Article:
Missed Opportunities: Using Medicaid Expansion at the Local Level to Reduce Costs and Save Lives
By Shakyra Diaz
The Ohio Department of Rehabilitation and Corrections (ODRC) is well on its way to ensuring that all who are eligible for Medicaid leave prison with a Medicaid card in hand. According to ODRC, 90% of the over 50,000 people incarcerated in state prisons are eligible for Medicaid.
Why is this so important?
Read the ACLU of Ohio’s letter calling on the Ohio Department of Rehabilitation and Correction (ODRC) to require jails to help their outgoing inmates enroll.
First, many of the those newly eligible for Medicaid are people who have had contact with the criminal justice system, are living in poverty, have untreated health issues, and previously had no way of accessing healthcare. Now low-income, childless adults under 65 years of age and without a disability are eligible for Medicaid.
Second, Medicaid will pay for a number of services, including but not limited to: emergency care, mental health, substance abuse, behavioral health treatment, intensive outpatient care, and chronic disease management.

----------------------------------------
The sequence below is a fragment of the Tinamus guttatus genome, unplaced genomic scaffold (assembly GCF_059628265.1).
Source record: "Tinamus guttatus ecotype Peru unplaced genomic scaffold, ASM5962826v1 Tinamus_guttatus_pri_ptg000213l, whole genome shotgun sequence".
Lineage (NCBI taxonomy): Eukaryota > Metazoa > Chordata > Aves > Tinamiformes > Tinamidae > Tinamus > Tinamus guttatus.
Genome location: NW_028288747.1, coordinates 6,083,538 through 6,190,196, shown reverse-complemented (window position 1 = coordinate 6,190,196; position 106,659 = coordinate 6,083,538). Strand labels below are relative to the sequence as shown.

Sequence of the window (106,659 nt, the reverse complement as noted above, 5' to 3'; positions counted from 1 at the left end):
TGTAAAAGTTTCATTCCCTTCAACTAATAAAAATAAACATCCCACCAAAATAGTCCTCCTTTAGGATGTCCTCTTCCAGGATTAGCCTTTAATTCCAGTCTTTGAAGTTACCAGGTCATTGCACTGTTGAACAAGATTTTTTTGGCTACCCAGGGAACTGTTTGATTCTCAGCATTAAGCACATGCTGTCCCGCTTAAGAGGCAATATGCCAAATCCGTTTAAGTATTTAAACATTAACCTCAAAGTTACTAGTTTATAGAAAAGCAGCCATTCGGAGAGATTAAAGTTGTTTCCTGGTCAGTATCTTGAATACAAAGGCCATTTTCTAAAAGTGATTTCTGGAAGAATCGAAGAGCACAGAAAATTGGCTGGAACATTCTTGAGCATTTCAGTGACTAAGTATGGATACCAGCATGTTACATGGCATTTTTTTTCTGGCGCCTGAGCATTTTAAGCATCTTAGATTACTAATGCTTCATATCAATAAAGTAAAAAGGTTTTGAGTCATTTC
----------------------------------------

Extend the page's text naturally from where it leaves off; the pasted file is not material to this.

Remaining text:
Third, a report from the Center for Substance Abuse Treatment indicates that treatment can reduce criminal activity up to 80 % and arrests up to 64 %.
ODRC clearly sees the benefits of enrolling people in Medicaid. Access to healthcare will help support successful re-entry, potentially decrease recidivism rates and the overall prison population.
The conversation about successful re-entry cannot stop with Ohio’s prisons; we need to talk about successful jail re-entry, probation, and pre-entry.
Research shows that of those people in jail:
- 90% are uninsured
- 64% had a recent ‘mental health problem’
- rates of substance abuse are seven times higher than the general public
- 60% live at or below poverty
What about probation populations?
According to a Substance Abuse and Mental Health Services Administration study, 63% of people on probation are unemployed or not in the labor force. ODRC indicates that most of the people going to prison have not committed a violent offense. Actually, 25 % of prison intakes per year are people who are returning to prison for breaking probation rules, not committing a new crime.
How about avoiding the criminal justice system all together?
Local officials can work to expand pre-trial diversion programs so that people in need of treatment can access it without delay or incarceration.
Medicaid expansion offers several opportunities for local governments to divert people towards federally funded treatment and away from locally funded incarceration or correctional control. Jails, probation departments, and courts can work to expand enrollment in order to reduce costs and save lives.